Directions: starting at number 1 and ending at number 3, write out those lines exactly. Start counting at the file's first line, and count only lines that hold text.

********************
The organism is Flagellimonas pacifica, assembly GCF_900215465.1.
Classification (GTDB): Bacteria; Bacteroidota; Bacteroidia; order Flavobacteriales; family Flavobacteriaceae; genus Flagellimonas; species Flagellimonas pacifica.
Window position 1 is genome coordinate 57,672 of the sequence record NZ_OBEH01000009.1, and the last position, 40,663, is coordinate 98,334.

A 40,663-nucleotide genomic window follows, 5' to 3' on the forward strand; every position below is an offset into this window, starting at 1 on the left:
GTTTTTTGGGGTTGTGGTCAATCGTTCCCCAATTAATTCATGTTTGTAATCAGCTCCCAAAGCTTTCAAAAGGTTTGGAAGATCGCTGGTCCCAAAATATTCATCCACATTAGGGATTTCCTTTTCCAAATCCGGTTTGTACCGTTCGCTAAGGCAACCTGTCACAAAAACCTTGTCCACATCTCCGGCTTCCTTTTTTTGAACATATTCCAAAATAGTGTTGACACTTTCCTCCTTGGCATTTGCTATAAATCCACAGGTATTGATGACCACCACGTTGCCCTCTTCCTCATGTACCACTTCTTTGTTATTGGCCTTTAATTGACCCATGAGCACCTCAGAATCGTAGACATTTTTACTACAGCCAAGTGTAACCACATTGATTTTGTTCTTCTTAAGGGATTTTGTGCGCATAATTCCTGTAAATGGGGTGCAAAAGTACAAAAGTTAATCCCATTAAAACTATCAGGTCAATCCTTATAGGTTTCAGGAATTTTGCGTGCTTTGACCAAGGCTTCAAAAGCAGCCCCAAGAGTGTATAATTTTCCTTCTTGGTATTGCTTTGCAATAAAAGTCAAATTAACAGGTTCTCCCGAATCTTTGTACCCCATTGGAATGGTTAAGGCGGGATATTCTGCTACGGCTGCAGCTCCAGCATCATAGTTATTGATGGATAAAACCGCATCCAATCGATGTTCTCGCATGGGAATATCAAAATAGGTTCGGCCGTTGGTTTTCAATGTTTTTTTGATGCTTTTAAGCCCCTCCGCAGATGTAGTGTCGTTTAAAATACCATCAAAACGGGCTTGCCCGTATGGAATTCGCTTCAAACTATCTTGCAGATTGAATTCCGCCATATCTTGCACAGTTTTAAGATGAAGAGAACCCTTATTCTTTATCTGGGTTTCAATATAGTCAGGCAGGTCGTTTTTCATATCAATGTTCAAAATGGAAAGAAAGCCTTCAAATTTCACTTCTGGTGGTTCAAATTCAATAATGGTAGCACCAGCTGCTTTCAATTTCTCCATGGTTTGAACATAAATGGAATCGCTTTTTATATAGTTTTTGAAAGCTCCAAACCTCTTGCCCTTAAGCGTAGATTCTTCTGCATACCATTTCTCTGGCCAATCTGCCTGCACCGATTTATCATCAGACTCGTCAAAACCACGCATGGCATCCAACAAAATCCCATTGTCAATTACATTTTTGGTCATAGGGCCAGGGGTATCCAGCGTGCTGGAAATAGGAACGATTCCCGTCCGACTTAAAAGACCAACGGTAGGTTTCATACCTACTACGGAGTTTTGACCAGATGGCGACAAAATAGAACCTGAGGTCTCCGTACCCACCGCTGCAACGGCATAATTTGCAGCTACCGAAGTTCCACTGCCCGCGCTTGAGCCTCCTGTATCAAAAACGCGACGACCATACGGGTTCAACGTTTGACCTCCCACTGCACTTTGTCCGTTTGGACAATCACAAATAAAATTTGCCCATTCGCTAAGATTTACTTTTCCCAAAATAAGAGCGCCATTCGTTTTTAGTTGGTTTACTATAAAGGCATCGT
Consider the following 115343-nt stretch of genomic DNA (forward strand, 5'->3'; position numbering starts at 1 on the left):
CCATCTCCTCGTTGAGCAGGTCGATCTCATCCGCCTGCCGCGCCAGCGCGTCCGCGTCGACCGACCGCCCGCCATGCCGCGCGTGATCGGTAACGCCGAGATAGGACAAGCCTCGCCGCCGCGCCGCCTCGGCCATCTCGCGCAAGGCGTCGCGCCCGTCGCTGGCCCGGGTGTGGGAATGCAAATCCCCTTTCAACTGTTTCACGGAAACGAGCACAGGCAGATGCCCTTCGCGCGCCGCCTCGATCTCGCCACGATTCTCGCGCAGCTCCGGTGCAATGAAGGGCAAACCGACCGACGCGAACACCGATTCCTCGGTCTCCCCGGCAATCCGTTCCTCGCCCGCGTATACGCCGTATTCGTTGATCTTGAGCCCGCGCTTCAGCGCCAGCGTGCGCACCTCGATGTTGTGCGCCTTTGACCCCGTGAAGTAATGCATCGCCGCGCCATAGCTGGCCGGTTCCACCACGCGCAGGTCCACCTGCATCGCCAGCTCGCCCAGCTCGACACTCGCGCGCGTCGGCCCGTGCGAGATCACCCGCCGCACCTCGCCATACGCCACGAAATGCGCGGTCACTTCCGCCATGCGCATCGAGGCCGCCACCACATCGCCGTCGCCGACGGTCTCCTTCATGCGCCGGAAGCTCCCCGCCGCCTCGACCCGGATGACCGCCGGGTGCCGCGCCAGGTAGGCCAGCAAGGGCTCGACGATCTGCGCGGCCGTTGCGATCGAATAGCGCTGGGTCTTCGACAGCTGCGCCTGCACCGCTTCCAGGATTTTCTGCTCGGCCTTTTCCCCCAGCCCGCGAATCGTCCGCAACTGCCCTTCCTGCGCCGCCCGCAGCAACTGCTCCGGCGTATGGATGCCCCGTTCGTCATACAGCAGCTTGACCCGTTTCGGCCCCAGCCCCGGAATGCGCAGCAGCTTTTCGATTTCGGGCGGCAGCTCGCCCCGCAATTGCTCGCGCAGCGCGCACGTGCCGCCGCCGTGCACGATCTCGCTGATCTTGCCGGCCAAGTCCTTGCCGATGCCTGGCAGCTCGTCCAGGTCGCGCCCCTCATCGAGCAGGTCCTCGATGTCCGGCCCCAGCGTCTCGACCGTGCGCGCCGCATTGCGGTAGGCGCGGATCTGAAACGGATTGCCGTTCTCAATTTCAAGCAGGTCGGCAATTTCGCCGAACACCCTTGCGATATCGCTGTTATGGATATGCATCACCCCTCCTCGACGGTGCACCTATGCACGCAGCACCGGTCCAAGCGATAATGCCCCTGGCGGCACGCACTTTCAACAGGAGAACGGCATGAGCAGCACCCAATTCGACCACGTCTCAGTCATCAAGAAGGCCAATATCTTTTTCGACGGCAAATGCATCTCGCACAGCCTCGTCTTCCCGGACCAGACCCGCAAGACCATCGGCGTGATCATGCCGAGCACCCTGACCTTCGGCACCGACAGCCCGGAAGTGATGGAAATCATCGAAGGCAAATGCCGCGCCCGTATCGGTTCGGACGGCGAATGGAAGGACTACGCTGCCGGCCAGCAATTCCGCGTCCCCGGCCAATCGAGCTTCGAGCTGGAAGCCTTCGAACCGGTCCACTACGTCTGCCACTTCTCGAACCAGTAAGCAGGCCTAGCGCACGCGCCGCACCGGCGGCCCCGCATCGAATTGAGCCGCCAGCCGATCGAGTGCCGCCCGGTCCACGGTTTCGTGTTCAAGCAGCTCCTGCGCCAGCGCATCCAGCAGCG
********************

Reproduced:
The organism is Flagellimonas pacifica, assembly GCF_900215465.1.
Classification (GTDB): Bacteria; Bacteroidota; Bacteroidia; order Flavobacteriales; family Flavobacteriaceae; genus Flagellimonas; species Flagellimonas pacifica.
Window position 1 is genome coordinate 57,672 of the sequence record NZ_OBEH01000009.1, and the last position, 40,663, is coordinate 98,334.